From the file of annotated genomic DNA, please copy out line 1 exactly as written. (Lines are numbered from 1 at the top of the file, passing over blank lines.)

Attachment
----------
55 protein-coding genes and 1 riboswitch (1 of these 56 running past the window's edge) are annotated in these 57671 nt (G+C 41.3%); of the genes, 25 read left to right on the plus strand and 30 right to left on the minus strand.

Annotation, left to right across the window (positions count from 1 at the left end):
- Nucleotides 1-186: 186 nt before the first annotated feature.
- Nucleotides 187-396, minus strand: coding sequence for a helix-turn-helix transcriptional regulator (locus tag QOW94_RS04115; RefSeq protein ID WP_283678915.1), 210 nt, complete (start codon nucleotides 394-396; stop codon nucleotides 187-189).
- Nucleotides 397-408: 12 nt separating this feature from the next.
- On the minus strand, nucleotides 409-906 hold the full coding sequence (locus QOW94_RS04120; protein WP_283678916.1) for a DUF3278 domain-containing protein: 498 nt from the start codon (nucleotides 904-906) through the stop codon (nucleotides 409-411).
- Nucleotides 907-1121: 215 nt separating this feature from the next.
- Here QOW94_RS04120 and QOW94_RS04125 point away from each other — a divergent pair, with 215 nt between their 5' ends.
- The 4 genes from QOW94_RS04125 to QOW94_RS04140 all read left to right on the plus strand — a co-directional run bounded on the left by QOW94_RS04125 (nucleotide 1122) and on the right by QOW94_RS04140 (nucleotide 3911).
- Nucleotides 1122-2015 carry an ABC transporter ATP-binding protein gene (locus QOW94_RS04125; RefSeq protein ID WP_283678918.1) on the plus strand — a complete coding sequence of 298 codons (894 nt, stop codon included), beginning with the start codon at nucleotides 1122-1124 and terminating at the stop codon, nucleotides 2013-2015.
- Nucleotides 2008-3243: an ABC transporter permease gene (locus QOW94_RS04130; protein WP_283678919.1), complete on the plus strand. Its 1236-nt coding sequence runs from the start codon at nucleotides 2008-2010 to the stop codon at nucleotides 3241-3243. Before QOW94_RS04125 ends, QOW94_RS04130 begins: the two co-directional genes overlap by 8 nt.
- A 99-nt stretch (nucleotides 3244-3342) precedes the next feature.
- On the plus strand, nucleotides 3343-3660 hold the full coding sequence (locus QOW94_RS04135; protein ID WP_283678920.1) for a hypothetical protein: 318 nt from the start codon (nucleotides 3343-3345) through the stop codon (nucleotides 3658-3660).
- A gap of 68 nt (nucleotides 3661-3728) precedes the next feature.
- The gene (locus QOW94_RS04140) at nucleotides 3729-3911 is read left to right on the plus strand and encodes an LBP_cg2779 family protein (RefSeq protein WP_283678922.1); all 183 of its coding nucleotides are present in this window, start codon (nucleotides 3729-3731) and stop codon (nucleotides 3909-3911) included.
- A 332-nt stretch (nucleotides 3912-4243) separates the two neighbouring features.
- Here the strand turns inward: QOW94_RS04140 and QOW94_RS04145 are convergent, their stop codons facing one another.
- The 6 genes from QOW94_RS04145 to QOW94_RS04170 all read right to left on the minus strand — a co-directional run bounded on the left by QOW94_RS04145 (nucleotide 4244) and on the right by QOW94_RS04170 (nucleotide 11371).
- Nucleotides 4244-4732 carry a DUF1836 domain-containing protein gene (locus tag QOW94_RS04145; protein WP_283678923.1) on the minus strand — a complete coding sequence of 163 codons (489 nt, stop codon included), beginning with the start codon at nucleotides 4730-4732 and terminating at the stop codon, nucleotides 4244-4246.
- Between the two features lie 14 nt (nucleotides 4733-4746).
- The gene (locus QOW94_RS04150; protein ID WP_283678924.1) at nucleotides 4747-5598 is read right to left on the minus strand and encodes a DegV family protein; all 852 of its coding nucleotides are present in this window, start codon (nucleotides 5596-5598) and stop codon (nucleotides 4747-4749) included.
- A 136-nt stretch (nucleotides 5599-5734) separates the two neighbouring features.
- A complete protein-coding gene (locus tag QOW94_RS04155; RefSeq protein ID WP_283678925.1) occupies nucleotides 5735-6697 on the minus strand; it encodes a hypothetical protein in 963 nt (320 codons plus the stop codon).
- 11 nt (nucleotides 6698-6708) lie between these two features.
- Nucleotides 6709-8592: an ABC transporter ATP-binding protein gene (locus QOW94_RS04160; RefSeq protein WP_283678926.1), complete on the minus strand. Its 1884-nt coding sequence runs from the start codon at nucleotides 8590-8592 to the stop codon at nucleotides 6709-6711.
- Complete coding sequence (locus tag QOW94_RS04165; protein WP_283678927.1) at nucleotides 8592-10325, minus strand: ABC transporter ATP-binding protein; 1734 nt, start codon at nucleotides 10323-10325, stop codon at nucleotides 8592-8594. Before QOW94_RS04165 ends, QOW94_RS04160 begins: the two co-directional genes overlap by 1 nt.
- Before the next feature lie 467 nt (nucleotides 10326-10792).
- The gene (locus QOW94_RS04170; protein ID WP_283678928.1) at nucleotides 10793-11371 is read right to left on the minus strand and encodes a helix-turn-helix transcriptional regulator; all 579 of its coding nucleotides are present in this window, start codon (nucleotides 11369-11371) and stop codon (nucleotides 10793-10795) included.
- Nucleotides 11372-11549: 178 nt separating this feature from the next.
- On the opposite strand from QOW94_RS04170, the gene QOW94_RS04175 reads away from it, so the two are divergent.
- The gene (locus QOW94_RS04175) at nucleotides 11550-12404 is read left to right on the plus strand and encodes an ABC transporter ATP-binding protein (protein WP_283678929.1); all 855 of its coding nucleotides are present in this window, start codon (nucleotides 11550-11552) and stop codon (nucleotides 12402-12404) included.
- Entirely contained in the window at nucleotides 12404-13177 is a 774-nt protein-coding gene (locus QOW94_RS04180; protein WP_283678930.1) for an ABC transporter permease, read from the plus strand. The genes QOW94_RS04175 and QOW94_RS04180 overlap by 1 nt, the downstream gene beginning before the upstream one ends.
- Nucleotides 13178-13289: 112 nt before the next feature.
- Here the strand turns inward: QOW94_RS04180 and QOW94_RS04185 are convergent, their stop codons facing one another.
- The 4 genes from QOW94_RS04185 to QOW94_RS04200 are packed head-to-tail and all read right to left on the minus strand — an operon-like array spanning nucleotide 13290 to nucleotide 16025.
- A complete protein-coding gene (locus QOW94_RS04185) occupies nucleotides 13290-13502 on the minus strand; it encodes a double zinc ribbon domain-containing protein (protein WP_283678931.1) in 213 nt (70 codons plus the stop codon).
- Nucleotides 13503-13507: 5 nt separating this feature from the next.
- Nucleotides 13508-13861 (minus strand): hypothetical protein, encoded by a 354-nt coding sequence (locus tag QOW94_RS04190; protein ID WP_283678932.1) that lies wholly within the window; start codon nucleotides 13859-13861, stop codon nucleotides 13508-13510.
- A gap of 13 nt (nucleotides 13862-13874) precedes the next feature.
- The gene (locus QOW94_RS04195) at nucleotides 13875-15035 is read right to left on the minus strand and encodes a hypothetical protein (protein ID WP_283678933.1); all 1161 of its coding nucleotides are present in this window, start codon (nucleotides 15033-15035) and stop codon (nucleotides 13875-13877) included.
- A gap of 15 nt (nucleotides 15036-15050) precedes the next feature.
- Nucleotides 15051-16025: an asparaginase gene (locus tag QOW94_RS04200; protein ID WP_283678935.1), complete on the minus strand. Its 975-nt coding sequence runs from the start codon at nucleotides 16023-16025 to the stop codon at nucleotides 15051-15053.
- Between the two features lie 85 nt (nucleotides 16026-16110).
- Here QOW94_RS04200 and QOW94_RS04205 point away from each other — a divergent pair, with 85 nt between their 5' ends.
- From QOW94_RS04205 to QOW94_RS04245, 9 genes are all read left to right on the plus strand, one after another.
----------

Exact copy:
55 protein-coding genes and 1 riboswitch (1 of these 56 running past the window's edge) are annotated in these 57671 nt (G+C 41.3%); of the genes, 25 read left to right on the plus strand and 30 right to left on the minus strand.